32.2 Feminist Bodies
The Techno-Apparatus of Bodily Production A New Materialist Theory of Technology and the Body
Columbia UP, 2019
What if the terms “technology” and “the body” did not refer to distinct phenomena interacting in one way or another? What if we understood their relationship as far more intimate—technologies as always already embodied, material bodies as always already technologized? What would it mean, then, to understand the relationship between technology and the body as a relation of indeterminacy? Expanding on the concept of the apparatus of bodily production in the work of Donna Haraway and Karen Barad, Josef Barla explores how material bodies along with their boundaries, properties, and mean- ings performatively materialize at sites where technological, biological, technoscientific, (bio-)political, and economic forces intra-act.
Homeland Maternity: US Security Culture and the New Reproductive Regime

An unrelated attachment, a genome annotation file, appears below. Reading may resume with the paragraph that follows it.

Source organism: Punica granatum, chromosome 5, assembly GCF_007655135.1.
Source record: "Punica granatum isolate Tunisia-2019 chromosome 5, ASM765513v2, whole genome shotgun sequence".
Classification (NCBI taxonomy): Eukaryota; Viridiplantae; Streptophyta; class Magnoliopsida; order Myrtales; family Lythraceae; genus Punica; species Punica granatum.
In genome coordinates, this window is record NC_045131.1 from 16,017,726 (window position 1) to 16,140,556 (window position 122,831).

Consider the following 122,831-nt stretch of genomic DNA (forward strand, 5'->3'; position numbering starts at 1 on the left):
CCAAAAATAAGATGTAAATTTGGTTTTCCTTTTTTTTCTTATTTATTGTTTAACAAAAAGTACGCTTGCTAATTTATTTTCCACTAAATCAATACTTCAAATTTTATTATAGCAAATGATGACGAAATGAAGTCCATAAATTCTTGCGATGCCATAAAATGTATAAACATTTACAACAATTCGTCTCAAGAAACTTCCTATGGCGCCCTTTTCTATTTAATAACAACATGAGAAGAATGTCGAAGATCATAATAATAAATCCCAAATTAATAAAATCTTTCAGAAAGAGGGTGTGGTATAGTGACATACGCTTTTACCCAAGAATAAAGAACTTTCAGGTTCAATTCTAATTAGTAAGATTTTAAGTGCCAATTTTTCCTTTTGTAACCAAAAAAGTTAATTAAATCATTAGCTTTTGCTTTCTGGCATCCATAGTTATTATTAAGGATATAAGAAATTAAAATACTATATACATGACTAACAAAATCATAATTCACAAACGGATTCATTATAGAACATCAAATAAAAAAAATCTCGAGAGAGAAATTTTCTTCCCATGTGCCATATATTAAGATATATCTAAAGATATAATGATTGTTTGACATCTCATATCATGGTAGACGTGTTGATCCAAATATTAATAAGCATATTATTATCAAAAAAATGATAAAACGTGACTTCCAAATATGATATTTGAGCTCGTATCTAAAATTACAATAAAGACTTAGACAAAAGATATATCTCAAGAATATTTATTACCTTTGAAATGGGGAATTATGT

U of Illinois P, 2019
In US security culture, motherhood is a site of intense contestation both a powerful form of cultural currency and a target of unprecedented assault. Linked by an atmosphere of crisis and perceived vulnerability, motherhood and nation have become intimately entwined, dangerously positioning national security as reliant on the control of women’s bodies. Drawing on feminist scholarship and critical studies of security culture, Natalie Fixmer-Oraiz explores homeland maternity by calling our attention to the ways that authorities see both nonreproductive and “overly” reproductive women’s bodies as threats to social norms and thus to security. Homeland maternity culture intensifies motherhood’s requirements and works to discipline those who refuse to adhere. Analyzing the opt-out revolution,...